If you believe that you are being stalked by someone on campus, contact the Foothill-De Anza Police Department and discuss the situation with us. While statistics clearly indicate that more women than men are victims of stalking behavior, both women and men can be victimized by stalking behavior.
We at the Foothill-De Anza Police Department urge you to contact us – the sooner the better. There are state and federal laws dealing with this criminal behavior and we may be able to help you. The Foothill-De Anza Police Department is located at Foothill and De Anza campus locations and is open from 6:00 am to 12 midnight every day, seven days a week, including holidays. We can be reached by telephone at 650-949-7313 or by dialing 9-1-1 (in the event of an emergency), or 408-924-8000 from a cell phone.
How does the FHDA Police Department meet Megan's Law requirements?
The State of California requires sex offenders to register with the police in the jurisdiction in which they reside. The State makes this information available to law enforcement agencies. The public can view the information at some local police departments. State law also requires sex offenders to register with Foothill-De Anza Police Department if they work at the Community College (including contractors), attend classes, or volunteer. The Family Educational Rights and Privacy Act (FERPA) does not prohibit release of data on registered sex offenders under this law. The Foothill-De Anza Police Department participates in the California Department of Justice's Megan's Law Data Program. In accordance with existing federal and state laws and Community College policies, Megan's Law allows the public to view information about sex offenders that may be residing in their community, which helps people be aware of potential risks.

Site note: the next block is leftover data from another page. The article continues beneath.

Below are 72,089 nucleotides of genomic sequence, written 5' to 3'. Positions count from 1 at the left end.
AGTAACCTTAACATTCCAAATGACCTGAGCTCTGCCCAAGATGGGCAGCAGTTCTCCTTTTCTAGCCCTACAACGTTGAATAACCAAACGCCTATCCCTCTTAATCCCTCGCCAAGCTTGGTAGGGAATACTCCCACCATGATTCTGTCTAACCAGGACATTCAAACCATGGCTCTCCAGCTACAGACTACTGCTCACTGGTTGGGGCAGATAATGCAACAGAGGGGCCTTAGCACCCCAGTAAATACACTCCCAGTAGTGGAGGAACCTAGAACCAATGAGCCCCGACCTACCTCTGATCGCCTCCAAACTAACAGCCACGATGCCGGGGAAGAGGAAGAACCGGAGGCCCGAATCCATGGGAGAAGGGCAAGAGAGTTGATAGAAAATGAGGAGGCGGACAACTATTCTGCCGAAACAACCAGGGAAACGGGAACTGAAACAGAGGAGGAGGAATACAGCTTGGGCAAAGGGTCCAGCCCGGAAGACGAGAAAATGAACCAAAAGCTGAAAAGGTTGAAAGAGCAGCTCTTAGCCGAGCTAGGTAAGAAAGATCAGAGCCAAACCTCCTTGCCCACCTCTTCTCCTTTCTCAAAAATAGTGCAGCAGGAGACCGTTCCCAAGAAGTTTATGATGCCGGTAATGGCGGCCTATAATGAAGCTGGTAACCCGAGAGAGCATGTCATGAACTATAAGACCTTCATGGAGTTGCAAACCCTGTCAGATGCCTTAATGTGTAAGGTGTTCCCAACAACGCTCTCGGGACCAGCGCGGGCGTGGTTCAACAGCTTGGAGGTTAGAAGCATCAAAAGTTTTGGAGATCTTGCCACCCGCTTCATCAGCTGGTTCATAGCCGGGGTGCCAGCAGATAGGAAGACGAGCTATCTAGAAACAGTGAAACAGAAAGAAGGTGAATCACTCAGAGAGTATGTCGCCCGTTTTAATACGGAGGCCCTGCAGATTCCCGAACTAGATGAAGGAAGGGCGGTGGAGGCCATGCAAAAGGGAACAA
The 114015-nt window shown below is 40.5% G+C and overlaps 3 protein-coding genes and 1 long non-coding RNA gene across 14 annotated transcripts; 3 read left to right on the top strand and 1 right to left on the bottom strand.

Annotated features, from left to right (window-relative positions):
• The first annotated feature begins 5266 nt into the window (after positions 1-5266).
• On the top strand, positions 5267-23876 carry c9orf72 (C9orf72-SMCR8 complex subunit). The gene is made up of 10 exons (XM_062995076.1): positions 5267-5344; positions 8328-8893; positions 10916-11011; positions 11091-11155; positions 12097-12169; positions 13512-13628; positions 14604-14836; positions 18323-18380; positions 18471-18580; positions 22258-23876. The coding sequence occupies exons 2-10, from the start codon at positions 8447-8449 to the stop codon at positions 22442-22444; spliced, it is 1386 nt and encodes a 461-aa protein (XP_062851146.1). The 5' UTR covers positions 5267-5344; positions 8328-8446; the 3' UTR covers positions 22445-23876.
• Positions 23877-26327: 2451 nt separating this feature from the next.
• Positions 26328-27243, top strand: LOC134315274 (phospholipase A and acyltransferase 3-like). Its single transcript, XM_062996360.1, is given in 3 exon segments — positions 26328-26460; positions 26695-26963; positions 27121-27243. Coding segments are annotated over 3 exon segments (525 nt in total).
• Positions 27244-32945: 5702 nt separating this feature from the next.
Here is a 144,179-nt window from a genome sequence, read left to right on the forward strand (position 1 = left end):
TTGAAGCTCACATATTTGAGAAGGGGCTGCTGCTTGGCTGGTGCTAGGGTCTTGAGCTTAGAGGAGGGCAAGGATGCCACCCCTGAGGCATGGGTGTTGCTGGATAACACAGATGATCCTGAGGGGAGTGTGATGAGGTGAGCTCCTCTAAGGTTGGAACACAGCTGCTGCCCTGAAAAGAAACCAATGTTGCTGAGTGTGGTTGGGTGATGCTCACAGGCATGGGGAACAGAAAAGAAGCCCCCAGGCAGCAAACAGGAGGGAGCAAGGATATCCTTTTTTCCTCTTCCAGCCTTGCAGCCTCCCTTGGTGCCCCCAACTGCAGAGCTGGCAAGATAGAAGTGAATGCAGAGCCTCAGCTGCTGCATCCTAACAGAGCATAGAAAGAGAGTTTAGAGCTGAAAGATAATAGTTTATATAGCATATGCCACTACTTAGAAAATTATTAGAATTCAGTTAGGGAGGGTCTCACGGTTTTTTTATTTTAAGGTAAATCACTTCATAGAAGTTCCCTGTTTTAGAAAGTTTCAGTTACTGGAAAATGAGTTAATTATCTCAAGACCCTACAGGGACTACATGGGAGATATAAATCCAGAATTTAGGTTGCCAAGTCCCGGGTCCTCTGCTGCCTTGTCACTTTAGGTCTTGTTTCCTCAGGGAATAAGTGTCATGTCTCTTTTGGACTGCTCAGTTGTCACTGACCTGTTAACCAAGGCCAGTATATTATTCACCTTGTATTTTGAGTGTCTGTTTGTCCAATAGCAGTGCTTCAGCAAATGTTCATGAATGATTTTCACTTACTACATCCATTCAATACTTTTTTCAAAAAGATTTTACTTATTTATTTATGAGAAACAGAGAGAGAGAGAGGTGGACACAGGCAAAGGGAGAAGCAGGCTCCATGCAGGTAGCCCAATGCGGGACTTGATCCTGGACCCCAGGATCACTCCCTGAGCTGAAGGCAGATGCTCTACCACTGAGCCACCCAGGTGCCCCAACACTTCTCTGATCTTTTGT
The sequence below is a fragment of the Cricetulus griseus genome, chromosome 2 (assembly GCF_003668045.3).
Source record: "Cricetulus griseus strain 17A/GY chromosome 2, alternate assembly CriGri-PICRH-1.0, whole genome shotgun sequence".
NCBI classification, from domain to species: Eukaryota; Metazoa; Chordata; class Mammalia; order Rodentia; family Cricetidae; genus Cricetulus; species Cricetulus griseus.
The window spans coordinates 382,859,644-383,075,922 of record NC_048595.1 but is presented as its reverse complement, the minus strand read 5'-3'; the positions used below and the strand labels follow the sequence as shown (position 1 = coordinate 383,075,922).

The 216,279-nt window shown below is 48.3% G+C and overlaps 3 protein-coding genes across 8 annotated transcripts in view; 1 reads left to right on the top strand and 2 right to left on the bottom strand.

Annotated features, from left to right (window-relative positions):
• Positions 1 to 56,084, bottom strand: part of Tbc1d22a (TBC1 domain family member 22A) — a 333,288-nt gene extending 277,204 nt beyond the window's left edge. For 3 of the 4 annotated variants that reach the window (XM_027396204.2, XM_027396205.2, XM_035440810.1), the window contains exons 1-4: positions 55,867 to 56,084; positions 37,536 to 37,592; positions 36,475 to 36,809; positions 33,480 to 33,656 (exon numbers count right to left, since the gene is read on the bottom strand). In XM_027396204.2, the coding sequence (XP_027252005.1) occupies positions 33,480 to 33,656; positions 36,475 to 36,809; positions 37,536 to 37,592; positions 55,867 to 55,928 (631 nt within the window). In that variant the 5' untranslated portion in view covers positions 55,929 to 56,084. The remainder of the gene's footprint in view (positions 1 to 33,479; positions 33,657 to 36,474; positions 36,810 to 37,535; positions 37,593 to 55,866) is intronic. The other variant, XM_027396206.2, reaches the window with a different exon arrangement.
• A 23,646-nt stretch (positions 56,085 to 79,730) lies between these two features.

Megan's Law information is available online at meganslaw.ca.gov.
The FHDA Police Department may notify any of the following persons, agencies, or organizations the offender is likely to come in contact with, including, but not limited to, the following:
Public and private educational institutions
Day care establishments
Locations that mainly serve individuals likely to be victimized by an offender
Other community members that may be at risk
Pursuant to the provisions of section 290(m) of the California Penal Code, the Foothill-De Anza Police Department may provide any of the following information regarding a Sex Offender to any of the persons, agencies, or organizations authorized to receive information:
Anyone needing to register per Section 290 of the California Penal Code must call the Records Supervisor to make an appointment at 650-949-7513.